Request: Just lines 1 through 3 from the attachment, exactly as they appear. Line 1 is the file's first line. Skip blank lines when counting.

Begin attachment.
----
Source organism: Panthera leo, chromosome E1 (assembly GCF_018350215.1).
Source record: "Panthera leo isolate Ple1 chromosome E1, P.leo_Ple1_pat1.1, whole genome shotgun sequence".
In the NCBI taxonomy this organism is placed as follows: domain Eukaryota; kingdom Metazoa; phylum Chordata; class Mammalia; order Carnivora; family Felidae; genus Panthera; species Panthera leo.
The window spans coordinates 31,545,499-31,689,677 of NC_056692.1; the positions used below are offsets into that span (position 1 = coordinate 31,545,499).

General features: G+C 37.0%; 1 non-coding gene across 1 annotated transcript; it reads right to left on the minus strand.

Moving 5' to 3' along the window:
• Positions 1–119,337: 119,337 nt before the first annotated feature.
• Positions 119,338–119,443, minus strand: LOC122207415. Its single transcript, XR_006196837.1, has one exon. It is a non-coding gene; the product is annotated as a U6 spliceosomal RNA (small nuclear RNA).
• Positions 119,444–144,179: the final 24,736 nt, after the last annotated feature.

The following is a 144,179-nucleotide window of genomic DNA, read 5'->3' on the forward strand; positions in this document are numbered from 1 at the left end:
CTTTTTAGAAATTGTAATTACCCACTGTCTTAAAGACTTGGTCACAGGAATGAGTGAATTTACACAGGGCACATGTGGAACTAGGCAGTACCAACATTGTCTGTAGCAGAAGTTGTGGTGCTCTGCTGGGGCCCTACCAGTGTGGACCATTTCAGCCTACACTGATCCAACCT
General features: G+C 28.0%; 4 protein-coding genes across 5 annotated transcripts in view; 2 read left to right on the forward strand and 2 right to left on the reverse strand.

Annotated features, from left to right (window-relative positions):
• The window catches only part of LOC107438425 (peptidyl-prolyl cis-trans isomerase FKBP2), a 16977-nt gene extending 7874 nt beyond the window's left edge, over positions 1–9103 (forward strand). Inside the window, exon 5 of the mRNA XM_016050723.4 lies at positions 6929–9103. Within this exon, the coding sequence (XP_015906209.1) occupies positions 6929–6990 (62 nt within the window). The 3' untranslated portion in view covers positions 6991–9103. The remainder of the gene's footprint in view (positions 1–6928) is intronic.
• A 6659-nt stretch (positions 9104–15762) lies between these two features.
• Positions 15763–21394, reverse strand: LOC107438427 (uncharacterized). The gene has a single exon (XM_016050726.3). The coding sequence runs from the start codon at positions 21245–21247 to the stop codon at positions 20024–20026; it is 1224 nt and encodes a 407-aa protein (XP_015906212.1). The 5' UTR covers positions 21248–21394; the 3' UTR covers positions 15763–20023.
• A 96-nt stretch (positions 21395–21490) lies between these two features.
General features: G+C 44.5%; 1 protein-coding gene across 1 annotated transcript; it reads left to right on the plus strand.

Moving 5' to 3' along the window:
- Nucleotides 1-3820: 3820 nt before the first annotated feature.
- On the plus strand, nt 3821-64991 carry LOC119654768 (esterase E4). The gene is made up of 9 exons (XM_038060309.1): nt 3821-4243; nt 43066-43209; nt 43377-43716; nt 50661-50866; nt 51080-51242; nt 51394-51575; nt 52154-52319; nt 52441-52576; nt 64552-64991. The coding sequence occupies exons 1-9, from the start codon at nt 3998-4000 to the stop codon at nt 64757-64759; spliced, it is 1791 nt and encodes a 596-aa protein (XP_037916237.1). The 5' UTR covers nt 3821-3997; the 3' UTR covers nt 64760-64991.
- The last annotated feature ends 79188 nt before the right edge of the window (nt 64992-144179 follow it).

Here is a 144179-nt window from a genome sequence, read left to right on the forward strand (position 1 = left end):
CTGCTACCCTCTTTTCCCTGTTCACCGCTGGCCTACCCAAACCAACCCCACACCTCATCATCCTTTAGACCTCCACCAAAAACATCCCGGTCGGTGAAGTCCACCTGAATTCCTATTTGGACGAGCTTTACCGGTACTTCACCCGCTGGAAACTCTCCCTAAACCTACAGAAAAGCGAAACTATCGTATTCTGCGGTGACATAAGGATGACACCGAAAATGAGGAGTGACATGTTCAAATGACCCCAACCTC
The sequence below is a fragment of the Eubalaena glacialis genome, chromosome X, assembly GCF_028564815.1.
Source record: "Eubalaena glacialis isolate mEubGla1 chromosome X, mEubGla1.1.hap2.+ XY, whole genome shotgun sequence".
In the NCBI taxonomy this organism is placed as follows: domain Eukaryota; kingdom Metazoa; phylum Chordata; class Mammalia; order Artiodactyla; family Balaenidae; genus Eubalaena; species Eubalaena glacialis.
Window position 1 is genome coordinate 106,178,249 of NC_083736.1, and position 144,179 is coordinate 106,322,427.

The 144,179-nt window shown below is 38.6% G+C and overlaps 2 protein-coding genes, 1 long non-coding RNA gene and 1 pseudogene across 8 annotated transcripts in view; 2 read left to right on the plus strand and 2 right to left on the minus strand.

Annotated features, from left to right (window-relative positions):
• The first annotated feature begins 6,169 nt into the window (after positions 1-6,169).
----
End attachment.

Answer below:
Source organism: Panthera leo, chromosome E1 (assembly GCF_018350215.1).
Source record: "Panthera leo isolate Ple1 chromosome E1, P.leo_Ple1_pat1.1, whole genome shotgun sequence".
In the NCBI taxonomy this organism is placed as follows: domain Eukaryota; kingdom Metazoa; phylum Chordata; class Mammalia; order Carnivora; family Felidae; genus Panthera; species Panthera leo.